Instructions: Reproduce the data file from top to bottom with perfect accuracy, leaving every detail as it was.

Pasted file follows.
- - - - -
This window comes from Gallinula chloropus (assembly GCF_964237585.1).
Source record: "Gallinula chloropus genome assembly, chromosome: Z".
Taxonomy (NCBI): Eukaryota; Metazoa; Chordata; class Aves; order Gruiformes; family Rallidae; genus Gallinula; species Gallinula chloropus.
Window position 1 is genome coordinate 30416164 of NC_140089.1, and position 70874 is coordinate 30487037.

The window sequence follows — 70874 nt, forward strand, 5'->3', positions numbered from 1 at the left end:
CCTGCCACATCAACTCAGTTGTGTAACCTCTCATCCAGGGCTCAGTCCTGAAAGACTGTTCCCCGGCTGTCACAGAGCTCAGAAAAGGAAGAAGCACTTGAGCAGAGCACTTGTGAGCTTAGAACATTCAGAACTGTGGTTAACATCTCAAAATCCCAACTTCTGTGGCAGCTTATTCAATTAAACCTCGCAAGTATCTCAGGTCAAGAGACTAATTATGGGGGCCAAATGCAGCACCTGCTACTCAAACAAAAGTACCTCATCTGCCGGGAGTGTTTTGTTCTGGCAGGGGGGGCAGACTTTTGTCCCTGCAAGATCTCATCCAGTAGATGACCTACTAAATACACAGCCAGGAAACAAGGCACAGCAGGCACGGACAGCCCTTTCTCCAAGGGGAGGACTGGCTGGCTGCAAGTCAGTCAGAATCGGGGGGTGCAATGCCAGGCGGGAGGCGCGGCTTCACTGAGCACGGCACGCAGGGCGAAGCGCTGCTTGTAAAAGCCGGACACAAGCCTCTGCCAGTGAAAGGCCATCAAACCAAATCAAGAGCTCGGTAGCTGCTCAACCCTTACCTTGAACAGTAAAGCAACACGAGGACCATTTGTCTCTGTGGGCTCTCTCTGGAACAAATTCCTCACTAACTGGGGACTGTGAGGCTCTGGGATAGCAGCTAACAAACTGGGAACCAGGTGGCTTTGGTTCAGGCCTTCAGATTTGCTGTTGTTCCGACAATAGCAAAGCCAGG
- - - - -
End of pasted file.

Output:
This window comes from Gallinula chloropus (assembly GCF_964237585.1).
Source record: "Gallinula chloropus genome assembly, chromosome: Z".
Taxonomy (NCBI): Eukaryota; Metazoa; Chordata; class Aves; order Gruiformes; family Rallidae; genus Gallinula; species Gallinula chloropus.
Window position 1 is genome coordinate 30416164 of NC_140089.1, and position 70874 is coordinate 30487037.

The window sequence follows — 70874 nt, forward strand, 5'->3', positions numbered from 1 at the left end:
CCTGCCACATCAACTCAGTTGTGTAACCTCTCATCCAGGGCTCAGTCCTGAAAGACTGTTCCCCGGCTGTCACAGAGCTCAGAAAAGGAAGAAGCACTTGAGCAGAGCACTTGTGAGCTTAGAACATTCAGAACTGTGGTTAACATCTCAAAATCCCAACTTCTGTGGCAGCTTATTCAATTAAACCTCGCAAGTATCTCAGGTCAAGAGACTAATTATGGGGGCCAAATGCAGCACCTGCTACTCAAACAAAAGTACCTCATCTGCCGGGAGTGTTTTGTTCTGGCAGGGGGGGCAGACTTTTGTCCCTGCAAGATCTCATCCAGTAGATGACCTACTAAATACACAGCCAGGAAACAAGGCACAGCAGGCACGGACAGCCCTTTCTCCAAGGGGAGGACTGGCTGGCTGCAAGTCAGTCAGAATCGGGGGGTGCAATGCCAGGCGGGAGGCGCGGCTTCACTGAGCACGGCACGCAGGGCGAAGCGCTGCTTGTAAAAGCCGGACACAAGCCTCTGCCAGTGAAAGGCCATCAAACCAAATCAAGAGCTCGGTAGCTGCTCAACCCTTACCTTGAACAGTAAAGCAACACGAGGACCATTTGTCTCTGTGGGCTCTCTCTGGAACAAATTCCTCACTAACTGGGGACTGTGAGGCTCTGGGATAGCAGCTAACAAACTGGGAACCAGGTGGCTTTGGTTCAGGCCTTCAGATTTGCTGTTGTTCCGACAATAGCAAAGCCAGG